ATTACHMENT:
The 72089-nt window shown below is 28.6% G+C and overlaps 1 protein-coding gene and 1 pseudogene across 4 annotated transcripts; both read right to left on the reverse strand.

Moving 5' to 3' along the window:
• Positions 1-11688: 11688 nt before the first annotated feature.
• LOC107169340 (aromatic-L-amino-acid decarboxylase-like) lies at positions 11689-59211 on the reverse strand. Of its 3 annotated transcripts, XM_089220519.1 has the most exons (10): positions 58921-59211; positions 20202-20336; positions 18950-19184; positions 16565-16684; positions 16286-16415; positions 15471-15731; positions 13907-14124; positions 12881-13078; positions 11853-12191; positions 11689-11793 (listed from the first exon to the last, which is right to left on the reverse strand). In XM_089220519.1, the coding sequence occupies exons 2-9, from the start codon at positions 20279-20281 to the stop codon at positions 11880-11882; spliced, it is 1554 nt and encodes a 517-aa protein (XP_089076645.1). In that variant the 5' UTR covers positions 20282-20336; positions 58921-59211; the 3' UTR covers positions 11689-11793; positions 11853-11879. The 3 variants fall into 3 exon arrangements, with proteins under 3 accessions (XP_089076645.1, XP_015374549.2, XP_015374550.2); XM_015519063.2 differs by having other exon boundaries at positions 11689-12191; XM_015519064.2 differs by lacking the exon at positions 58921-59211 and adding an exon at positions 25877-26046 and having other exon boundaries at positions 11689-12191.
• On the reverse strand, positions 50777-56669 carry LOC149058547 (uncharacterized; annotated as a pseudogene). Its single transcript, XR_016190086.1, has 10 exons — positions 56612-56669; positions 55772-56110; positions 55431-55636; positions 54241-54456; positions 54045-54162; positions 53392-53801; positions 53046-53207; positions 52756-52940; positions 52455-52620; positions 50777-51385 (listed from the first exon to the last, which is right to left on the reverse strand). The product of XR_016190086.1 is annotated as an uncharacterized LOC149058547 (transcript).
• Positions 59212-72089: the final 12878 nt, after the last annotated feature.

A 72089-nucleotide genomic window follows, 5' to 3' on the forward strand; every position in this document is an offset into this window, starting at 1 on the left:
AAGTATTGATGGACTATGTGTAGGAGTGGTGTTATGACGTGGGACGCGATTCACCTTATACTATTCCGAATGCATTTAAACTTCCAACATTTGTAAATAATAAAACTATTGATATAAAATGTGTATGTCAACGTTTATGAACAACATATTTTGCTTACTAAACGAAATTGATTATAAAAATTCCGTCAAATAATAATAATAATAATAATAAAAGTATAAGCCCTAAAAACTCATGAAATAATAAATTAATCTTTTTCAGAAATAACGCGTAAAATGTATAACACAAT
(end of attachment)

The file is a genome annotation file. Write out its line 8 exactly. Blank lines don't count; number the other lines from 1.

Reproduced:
AAGTATTGATGGACTATGTGTAGGAGTGGTGTTATGACGTGGGACGCGATTCACCTTATACTATTCCGAATGCATTTAAACTTCCAACATTTGTAAATAATAAAACTATTGATATAAAATGTGTATGTCAACGTTTATGAACAACATATTTTGCTTACTAAACGAAATTGATTATAAAAATTCCGTCAAATAATAATAATAATAATAATAAAAGTATAAGCCCTAAAAACTCATGAAATAATAAATTAATCTTTTTCAGAAATAACGCGTAAAATGTATAACACAAT